Genderless fashion brand DB Berdan brought LGBTI politics to London Fashion Week on Sunday (17 February).
DB Berdan are a Turkish ‘matriarchal company, a real queer brand,’ designer Deniz Berdan told Gay Star News.
The third-generational brand, now based in London, started with Deniz’s mother, a clothing maker.
Deniz, 48, continued the tradition and founded the brand.
And after her daughter, Begum Berdan, 29, finished studying Costume for Performance at the London College of Fashion in 2015, she too took on the family craft.
The pair showed their Fall/Winter 2019/20 collection at Freemasons’ Hall, London, for Fashion Scout.
Turkey banning pride was their motivation
When I met Begum, she led me out of the British Fashion Council showroom to a quiet street on the Northbank, London.
Begum has buzzed, chopped-into blue hair slightly blocked out of view by her baseball cap.
We veered away from the clicks of the street-style cameras and into SOHO Coffee Co., about a block west from the showroom.
Her mother, Deniz, walked in afterwards. Tall with gaudy green hair, she was relieved to be away from all dah-ling dah-lings mwah-mwahs of fashion.
Begum was thirsty. She drank, in a single gulp, half her water bottle in seven seconds.
No wonder she’s thirsty; she debuted her brand’s 14th collection at London Fashion Week last weekend.
And this one was her most politically queer collection yet.
Talking to Gay Star News, Begum said their brand was a retaliation against their home country.
Turkish officials banned Istanbul Pride in 2016 due to ‘security concerns’.
Turkey’s record of LGBTI rights is notoriously poor, and LGBTI people in Turkey experience widespread abuse and discrimination.
In a recent ILGA-Europe poll of LGBTI rights of 49 countries in Europe and Western Asia, Turkey was placed three places from the bottom of the list of countries polled. Only Armenia and Azerbaijan were further down the list.
While homosexuality is not illegal, the country has seen crackdowns on the LGBTI community under the increasingly authoritarian rule of President Recep Erdoğan.
Taking the Pride to the runway
‘We were very upset about this,’ Begum explained, ‘they claimed Pride was destroying “family values”.
‘So, we took the Pride to the runway, with trans-inclusive models, drag queens, butch queens – the whole range of color.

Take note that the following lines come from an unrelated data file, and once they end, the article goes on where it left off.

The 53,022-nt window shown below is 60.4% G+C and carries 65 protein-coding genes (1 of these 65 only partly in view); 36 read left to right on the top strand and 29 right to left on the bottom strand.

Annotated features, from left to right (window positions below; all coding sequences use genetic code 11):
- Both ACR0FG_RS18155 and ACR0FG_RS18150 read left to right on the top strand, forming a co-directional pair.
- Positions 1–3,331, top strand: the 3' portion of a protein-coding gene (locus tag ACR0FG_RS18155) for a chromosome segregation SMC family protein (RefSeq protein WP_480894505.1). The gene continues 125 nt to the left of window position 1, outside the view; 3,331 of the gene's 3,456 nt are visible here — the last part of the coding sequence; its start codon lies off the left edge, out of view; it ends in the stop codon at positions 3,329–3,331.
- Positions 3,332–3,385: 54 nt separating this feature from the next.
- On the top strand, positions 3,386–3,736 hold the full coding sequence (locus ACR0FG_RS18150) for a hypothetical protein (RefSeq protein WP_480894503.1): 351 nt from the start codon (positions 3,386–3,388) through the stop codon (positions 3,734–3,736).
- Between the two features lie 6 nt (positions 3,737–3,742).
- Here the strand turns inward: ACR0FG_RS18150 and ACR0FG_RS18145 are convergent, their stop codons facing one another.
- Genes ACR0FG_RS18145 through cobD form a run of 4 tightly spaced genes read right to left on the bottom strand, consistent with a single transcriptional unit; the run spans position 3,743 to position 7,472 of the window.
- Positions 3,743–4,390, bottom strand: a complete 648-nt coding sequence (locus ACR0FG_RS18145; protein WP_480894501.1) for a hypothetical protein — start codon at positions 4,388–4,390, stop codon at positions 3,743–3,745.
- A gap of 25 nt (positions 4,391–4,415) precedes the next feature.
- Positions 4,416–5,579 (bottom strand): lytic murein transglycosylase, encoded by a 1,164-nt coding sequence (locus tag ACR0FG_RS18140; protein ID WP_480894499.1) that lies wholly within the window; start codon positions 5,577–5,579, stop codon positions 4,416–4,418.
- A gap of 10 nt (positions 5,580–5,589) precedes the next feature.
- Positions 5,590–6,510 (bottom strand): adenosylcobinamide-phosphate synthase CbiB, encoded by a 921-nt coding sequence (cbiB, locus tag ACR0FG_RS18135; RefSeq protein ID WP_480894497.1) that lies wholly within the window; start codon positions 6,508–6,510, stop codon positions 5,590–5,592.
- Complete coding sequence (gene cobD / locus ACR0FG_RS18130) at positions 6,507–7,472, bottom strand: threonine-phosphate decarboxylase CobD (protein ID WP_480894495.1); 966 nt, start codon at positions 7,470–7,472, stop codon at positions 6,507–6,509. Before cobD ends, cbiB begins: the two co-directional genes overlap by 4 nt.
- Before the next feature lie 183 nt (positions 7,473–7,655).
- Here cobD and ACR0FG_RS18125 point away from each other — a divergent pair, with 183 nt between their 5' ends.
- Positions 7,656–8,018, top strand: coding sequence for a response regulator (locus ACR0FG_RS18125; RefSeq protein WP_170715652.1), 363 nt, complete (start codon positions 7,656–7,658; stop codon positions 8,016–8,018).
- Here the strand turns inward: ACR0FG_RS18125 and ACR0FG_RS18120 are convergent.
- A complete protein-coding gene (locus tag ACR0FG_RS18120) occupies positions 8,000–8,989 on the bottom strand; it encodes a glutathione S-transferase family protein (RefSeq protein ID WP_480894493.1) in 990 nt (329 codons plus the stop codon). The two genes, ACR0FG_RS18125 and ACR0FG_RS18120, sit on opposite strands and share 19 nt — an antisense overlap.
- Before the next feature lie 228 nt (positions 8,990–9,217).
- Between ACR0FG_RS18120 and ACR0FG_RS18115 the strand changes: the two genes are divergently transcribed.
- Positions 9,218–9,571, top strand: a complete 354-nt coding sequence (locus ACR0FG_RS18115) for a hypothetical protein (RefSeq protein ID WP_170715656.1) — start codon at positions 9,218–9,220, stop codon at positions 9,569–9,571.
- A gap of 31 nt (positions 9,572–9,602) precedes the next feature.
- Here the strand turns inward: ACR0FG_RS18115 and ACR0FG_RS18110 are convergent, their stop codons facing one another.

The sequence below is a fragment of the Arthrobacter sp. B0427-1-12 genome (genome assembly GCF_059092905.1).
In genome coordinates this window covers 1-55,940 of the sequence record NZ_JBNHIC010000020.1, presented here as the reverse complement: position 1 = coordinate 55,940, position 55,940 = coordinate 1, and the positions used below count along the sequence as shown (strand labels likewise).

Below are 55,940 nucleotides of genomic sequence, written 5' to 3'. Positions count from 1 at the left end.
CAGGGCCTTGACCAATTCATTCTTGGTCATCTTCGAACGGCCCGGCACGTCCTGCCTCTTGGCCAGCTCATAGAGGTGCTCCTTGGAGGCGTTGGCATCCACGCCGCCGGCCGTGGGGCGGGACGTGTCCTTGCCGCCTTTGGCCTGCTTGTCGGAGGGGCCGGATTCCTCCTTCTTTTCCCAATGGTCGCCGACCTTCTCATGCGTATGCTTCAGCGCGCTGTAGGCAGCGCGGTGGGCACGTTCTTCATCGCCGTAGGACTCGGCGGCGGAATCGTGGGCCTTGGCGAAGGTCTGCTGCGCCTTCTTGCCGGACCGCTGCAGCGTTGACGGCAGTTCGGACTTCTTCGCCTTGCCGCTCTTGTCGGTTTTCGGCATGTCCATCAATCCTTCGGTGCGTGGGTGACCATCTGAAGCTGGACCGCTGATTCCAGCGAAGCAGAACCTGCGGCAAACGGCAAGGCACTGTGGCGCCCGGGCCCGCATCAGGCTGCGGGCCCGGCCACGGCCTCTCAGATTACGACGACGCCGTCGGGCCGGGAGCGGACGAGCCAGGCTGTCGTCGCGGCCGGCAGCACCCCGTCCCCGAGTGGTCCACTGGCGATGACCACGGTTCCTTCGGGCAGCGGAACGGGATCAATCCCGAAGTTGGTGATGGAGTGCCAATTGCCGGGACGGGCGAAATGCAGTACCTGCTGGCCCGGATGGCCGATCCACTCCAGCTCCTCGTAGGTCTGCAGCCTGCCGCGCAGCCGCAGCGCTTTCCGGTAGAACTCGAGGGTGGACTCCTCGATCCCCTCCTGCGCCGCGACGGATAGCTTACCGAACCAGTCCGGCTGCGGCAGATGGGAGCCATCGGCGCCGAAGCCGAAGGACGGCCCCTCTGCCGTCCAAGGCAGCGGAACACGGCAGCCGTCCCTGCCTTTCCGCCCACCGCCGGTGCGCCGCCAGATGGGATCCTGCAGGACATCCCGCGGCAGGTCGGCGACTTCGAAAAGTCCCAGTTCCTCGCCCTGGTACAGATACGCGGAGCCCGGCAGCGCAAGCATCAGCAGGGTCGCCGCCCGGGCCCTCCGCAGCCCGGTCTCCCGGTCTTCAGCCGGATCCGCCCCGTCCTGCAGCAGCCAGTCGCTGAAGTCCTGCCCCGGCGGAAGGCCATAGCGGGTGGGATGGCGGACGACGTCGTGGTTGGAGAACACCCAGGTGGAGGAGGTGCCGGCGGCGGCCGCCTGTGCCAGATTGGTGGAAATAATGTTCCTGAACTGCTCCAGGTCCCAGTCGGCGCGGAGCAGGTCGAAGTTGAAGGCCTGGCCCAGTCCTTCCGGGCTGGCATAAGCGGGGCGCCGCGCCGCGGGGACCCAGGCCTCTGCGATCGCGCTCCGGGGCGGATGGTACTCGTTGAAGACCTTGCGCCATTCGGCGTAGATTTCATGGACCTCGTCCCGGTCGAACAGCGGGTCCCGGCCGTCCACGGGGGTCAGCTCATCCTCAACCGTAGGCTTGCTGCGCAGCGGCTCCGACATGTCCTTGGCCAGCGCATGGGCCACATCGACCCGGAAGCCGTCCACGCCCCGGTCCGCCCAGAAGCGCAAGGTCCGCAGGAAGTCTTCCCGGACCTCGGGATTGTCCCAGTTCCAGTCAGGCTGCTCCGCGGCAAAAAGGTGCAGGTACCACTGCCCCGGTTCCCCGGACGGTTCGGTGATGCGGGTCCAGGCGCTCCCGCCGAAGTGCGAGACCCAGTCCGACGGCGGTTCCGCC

‘The LGBT community was so left out that they were sensitive to our show.
‘They were crying for joy, clapping and struck by it.
‘After that, we always include the community in our family.’
Fashion is not very diverse
To both Berdans, patterns can tell stories, and their latest collection tells the story of safe spaces for ‘everyone who gets left out.’
‘We are quite annoyed by the fashion community as it just treats LGBTQ models like trophies. They have one token character and they shout, “We are inclusive, go us!” when the show isn’t actually diverse,’ Begum said, frustrated.
DB Bergan prides itself on its range of non-binary and trans-inclusive clothing.
‘So, we have prints that say, “Fuck your double standards,” and medieval graphics that we turn into LGBT histories. Think country’s flags turned into Pride flags.’
Their collection was impactful and potently political, with models wearing clothing featuring the pink triangle; a symbol used in World War Two to identify LGBTI people in Nazi Concentration Camps.
A key pattern – peach tie-dye sweats with the pink triangle and ‘Fuck your double standards’ digitally printed on them – tells a historically queer story, both past and present, using streetwear.
‘Hear us, see us and accept us’
Begum’s favourite piece? A puffer jacket made of aluminium foil; ‘You can’t microwave it,’ she clarified.
The collection consisted of multi-chain chokers, patchwork denim blazers and reversible punk puffer jackets that could give a Berlin club kid a run for their buck.
Sinewy models stormed the runway, one decorated with ‘danger’ tape, traffic signs and a graffitied Pride flag.
To Deniz, she hopes people take away a simple message from the clothes: ‘Express yourself.’
While Begum said: ‘Every time we talk [about LGBTI issues] in Turkey, nobody listens. They just forget.
‘They clap, say our show was good when they don’t get the message behind it.
‘Hear us, see us and accept us. We say it thousands of times,’ she laughs, ‘but we will always say it again.
‘We will keep on saying it until someone does.’